Frequency of thyroid dysfunction in diabetic patients: value of annual screening

P. Perros, R. J. McCrimmon, G. Shaw, B. M. Frier

    Research output: Contribution to journalArticlepeer-review

    305 Citations (Scopus)


    A randomly selected group of 1310 adult diabetic patients attending a diabetic outpatient clinic received annual screening for thyroid disease, by estimating serum free thyroxine and TSH concentrations. The overall prevalence of thyroid disease was found to be 13.4%, and was highest (31.4%) in Type 1 diabetic females, and lowest in Type 2 diabetic males (6.9%). As a direct result of screening, new thyroid disease was diagnosed in 6.8% (89 patients) of the population screened; the commonest diagnosis was subclinical hypothyroidism (4.8%), followed by hypothyroidism (0.9%), hyperthyroidism 0.5%), and subclinical hyperthyroidism (0.5%). Female patients with Type 1 diabetes had the highest annual risk of developing thyroid disease (12.3%), but all patient groups had a higher incidence of thyroid dysfunction, compared to that reported in the general population. This study suggests that thyroid function should be screened annually in diabetic patients to detect asymptomatic thyroid dysfunction which is increased in frequency in a diabetic population.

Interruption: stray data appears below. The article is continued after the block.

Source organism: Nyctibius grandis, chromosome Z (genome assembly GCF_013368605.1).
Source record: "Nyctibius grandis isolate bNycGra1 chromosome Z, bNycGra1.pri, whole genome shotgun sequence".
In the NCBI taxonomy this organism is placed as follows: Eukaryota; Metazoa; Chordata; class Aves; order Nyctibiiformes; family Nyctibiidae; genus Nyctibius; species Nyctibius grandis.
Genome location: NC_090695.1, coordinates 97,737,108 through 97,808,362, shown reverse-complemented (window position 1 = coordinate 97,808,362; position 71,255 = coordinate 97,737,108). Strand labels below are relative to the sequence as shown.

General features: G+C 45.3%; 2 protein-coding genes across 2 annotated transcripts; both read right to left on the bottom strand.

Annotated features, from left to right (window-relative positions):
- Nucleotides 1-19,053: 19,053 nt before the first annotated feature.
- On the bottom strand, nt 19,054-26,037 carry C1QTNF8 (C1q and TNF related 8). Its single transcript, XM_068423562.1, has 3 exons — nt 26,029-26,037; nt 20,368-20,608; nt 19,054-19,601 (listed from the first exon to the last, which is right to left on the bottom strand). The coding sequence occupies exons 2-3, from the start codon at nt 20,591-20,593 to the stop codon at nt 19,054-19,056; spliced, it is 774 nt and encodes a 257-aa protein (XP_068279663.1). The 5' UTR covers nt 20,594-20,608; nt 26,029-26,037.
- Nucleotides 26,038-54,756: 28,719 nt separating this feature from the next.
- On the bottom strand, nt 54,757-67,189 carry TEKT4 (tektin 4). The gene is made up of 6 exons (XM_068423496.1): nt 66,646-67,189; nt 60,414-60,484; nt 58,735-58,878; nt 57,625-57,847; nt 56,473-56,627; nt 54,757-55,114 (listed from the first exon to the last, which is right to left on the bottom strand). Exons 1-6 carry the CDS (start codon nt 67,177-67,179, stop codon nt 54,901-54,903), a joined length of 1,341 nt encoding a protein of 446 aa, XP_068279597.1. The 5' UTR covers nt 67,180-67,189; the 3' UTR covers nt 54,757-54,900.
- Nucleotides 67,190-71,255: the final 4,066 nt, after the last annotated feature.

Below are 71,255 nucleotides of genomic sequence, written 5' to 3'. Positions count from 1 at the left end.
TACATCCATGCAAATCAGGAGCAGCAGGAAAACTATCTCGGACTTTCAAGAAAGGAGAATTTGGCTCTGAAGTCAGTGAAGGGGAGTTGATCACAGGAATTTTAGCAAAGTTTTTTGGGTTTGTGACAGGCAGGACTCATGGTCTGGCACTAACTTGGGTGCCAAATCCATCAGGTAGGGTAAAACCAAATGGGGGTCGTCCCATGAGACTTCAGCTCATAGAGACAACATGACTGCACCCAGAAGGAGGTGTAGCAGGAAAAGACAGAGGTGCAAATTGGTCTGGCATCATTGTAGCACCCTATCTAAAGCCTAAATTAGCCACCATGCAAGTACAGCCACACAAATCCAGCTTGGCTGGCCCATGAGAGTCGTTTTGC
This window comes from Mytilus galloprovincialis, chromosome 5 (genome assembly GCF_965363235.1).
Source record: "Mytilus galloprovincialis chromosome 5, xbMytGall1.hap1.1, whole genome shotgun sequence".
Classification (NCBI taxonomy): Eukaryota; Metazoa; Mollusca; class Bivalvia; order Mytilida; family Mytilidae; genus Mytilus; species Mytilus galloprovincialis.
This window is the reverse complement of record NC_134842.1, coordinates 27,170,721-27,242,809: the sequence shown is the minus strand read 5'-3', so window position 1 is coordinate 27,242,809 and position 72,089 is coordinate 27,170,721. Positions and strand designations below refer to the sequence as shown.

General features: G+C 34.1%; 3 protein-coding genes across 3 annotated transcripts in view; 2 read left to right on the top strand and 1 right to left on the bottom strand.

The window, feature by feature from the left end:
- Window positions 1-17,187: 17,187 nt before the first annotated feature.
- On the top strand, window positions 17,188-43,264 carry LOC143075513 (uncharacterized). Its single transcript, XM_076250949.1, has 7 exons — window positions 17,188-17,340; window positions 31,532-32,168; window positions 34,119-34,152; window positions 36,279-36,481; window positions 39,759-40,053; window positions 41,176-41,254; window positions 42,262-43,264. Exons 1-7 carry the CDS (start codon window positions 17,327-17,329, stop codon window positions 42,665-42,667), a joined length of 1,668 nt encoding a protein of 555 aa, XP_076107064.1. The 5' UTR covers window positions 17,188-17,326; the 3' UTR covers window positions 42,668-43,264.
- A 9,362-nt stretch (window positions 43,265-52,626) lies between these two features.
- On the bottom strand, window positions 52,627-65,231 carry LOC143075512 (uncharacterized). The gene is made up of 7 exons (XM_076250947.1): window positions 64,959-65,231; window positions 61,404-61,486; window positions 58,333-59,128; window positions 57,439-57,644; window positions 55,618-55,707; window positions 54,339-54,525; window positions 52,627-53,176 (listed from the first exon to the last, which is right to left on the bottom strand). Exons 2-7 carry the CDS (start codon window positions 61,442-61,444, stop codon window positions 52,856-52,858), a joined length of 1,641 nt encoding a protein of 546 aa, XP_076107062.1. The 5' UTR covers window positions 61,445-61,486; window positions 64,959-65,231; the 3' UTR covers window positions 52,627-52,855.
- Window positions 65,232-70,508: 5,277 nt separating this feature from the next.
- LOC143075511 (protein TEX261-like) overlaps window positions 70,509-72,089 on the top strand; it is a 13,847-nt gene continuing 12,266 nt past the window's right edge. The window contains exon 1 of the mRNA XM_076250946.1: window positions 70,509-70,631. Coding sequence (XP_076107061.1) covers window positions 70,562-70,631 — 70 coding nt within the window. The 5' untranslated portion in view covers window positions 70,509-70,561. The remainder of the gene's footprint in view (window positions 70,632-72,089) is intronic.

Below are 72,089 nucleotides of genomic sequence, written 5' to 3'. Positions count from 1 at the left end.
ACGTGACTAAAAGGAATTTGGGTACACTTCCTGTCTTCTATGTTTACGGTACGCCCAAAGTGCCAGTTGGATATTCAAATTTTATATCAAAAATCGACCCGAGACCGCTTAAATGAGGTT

Original languageEnglish
    Pages (from-to)622-627
    Number of pages6
    JournalDiabetic Medicine
    Publication statusPublished - Jul 1995


    Dive into the research topics of 'Frequency of thyroid dysfunction in diabetic patients: value of annual screening'. Together they form a unique fingerprint.

    Cite this